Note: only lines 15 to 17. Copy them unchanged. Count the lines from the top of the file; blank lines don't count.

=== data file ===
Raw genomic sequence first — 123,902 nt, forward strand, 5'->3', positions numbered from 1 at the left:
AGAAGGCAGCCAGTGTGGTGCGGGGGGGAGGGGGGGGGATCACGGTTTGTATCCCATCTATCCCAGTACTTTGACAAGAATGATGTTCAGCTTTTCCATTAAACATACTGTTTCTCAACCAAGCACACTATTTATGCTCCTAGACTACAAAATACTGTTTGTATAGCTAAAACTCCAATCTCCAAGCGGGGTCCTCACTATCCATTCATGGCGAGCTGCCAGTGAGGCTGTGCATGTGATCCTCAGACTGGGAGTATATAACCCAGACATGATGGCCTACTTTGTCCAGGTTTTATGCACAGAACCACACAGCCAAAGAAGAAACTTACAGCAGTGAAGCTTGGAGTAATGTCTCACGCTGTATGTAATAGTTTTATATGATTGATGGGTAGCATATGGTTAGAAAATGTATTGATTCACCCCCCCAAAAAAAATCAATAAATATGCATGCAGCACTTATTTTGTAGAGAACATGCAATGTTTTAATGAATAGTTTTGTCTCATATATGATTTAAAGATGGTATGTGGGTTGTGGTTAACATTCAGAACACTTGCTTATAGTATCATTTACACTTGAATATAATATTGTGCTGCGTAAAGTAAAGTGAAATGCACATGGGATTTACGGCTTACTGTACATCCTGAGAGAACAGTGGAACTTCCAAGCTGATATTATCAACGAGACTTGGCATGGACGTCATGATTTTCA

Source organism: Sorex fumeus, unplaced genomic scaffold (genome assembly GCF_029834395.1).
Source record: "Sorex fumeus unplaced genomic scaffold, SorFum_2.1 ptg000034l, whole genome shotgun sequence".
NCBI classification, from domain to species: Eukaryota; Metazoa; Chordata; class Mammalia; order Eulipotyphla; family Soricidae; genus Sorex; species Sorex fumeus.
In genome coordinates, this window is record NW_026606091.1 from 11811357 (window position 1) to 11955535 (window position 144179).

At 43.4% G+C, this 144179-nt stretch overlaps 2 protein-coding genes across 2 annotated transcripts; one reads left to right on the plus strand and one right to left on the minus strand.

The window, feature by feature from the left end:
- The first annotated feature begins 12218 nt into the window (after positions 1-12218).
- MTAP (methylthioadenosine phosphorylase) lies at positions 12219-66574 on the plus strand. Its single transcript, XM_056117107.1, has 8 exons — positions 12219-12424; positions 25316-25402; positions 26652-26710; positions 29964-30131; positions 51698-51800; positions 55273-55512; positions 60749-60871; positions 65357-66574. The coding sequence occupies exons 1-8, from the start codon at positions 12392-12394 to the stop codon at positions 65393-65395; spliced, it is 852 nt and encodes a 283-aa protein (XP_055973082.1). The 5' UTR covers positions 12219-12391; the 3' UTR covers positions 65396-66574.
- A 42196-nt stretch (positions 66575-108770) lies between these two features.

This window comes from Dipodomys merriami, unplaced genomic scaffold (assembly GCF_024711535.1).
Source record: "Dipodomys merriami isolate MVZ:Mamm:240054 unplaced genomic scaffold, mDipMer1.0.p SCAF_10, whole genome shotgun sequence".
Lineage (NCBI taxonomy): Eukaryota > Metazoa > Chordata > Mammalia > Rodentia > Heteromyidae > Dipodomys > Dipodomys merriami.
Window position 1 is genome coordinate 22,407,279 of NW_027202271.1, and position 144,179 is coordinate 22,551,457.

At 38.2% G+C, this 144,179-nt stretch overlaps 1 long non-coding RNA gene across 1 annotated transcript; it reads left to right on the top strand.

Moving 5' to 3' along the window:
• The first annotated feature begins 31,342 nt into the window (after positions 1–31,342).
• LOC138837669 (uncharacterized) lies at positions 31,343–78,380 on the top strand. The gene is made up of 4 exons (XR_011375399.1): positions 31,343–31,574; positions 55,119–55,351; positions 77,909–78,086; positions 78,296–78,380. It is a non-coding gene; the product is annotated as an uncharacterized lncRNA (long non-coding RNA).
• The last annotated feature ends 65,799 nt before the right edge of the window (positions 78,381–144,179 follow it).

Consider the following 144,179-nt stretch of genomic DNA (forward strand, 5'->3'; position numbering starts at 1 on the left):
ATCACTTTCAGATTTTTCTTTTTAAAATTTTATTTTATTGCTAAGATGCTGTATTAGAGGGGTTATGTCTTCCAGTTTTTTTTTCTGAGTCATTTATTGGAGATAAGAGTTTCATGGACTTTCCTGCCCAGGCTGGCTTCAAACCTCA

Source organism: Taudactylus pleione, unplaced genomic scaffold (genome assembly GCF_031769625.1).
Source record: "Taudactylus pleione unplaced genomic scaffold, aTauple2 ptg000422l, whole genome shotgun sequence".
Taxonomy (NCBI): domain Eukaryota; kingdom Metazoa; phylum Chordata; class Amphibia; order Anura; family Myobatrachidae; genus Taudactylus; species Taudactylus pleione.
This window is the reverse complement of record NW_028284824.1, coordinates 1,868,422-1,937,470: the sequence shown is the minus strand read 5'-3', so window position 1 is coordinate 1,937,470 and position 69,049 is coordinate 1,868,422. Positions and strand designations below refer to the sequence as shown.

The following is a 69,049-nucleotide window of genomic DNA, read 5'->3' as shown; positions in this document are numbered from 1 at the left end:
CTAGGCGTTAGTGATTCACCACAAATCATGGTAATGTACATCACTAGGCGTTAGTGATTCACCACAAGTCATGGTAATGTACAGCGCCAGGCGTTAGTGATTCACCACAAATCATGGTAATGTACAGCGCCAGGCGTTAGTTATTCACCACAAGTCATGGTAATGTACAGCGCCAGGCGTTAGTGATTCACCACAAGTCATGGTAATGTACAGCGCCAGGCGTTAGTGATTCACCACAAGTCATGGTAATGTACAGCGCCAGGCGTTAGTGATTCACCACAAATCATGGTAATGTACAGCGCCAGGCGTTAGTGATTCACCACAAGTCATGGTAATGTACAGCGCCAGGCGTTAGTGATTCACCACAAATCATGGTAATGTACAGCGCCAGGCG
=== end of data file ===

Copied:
Window position 1 is genome coordinate 22,407,279 of NW_027202271.1, and position 144,179 is coordinate 22,551,457.

At 38.2% G+C, this 144,179-nt stretch overlaps 1 long non-coding RNA gene across 1 annotated transcript; it reads left to right on the top strand.

Moving 5' to 3' along the window: